Walking down the Vilnius streets: Gucewicz, the great architect

The statue commemorating Wawrzyniec Gucewicz on the square next to Saint Cross Church Fot. Justyna Giedrojć

Wawrzyniec Gucewicz Street (in Lithuanian: Laurynas Stuoka-Gucevičius Street) is located in the centre of Vilnius. Earlier, it had a few other names: Bonifraterska Street, II Bonifraterski Zaułek (Alley), later on Chłopska (in Lithuanian: Valstiečių, in English: Peasants’) Street and Siemionowskaja Street.

Bonfraterska Street was named after The Brothers Hospitallers of St. John of God, whose monastery was situated next to Saint Cross Church. Despite its official name, the church was often referred to by Vilnius dwellers just as the Brothers’ church. The street is placed in the neighbourhood of Gucewicz’s greatest work: the Vilnius Cathedral. Thanks to his project, the Cathedral got its classicistic appearance, which can be admired nowadays. For this project, Gucewicz was awarded with the Merentibus (‘of outstanding merit’) medal by Stanisław August Poniatowski, the last King of the Polish–Lithuanian Commonwealth.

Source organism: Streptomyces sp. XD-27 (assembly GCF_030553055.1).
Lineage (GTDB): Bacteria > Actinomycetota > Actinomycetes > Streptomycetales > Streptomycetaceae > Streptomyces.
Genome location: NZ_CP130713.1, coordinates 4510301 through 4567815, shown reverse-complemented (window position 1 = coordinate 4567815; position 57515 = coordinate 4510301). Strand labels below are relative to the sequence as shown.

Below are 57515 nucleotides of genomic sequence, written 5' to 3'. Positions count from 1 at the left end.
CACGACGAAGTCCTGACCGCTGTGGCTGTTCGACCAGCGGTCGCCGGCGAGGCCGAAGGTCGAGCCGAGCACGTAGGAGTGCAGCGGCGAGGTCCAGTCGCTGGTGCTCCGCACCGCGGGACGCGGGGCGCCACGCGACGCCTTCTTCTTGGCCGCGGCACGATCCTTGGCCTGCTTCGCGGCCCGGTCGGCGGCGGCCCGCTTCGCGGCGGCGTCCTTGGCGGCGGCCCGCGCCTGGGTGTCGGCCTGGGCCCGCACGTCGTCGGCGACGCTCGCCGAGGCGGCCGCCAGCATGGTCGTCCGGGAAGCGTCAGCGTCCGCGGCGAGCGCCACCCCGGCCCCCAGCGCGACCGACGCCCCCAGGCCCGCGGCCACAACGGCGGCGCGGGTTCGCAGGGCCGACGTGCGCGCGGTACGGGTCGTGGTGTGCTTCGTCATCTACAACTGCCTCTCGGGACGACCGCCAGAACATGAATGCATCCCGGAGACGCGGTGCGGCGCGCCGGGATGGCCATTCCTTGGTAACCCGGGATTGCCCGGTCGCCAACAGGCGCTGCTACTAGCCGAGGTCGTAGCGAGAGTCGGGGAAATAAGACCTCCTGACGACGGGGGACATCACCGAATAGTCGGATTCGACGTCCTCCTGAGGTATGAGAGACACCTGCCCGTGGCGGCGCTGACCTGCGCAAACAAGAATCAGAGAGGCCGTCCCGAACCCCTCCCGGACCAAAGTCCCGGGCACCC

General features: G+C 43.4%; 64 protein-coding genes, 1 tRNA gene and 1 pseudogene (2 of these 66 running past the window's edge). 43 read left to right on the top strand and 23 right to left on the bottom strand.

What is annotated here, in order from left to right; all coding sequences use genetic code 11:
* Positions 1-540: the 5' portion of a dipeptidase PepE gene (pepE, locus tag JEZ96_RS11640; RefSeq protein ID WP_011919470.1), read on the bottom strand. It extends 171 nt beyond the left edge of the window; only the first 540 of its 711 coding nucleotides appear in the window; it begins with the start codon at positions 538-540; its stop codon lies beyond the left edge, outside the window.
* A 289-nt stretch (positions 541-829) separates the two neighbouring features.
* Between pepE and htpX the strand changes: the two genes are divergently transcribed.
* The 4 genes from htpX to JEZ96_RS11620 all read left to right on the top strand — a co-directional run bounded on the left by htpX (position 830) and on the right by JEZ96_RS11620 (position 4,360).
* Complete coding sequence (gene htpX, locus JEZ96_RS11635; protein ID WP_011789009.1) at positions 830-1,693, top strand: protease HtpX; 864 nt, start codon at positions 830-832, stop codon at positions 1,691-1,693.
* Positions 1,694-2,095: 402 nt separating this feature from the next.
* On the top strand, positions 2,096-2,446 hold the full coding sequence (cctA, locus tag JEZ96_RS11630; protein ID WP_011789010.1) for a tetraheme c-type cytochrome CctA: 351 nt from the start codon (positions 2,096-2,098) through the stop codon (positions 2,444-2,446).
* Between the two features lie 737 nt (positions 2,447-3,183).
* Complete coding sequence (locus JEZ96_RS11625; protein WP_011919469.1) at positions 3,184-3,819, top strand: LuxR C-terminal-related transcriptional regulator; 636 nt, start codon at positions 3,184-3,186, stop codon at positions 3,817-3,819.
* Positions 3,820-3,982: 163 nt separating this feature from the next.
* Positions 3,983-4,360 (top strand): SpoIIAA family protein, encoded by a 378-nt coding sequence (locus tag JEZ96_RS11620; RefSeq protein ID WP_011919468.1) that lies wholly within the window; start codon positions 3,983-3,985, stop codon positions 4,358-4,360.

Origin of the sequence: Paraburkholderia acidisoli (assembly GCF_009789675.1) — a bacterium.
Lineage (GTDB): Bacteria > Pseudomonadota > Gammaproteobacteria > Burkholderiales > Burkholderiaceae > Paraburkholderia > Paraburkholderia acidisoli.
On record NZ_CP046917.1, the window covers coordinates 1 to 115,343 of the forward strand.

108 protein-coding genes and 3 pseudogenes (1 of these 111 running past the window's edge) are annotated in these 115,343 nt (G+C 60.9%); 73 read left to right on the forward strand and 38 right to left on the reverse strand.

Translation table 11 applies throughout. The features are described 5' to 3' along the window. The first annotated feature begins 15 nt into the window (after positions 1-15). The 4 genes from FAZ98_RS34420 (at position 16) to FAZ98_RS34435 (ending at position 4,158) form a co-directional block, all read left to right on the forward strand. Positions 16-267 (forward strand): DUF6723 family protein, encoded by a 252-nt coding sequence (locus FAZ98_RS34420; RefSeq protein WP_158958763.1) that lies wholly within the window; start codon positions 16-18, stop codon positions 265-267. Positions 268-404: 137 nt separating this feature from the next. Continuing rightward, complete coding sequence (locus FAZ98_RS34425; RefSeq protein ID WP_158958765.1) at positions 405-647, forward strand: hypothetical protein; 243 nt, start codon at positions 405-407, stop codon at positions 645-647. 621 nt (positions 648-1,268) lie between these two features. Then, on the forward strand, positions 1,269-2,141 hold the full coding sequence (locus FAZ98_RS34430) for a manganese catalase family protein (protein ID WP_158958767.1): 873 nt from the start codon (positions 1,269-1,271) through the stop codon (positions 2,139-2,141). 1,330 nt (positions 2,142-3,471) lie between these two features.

At one end of Bonifraterska Street, just after the unaesthetic modern building of ‘Amberton’, the four-star hotel, there is green wooden house numer 5. At its elevation, a white marble plaque with inscriprions in Lithuanian and Polish. They inform that Julija Žemaitė, the classic Lithuanian writer, lived here. In her works, she portrayed Lithuanian peasants life. That is why the street was named Chłopska. Opposite to Julija Žemaitė’s house, there is a small brick building, where the ‘Dom Krzyża’ charity organization (‘The House of Cross’; in Lithuanian ‘Kryžiaus namai’) has its headquarters. In many town houses, ground floors, which used to be flats some time ago, function as places for various gastronomic businesses. While walking in the direction of Tatarska Street, buildings on the right side are filled with offices and little shops. In the brick town house number 11, there is the office of the ‘Tėvynės sąjunga’ political party (in Polish: „Związek Ojczyzny”; in English: ‘Homeland Union’). In the next town house, number 13, professor Michał Romer, a historian, lived in 1940s. This fact is commemorated with a plaque placed on the elevation of this building. On the left side of the street, there is a wall surrounding the Presidental Palace.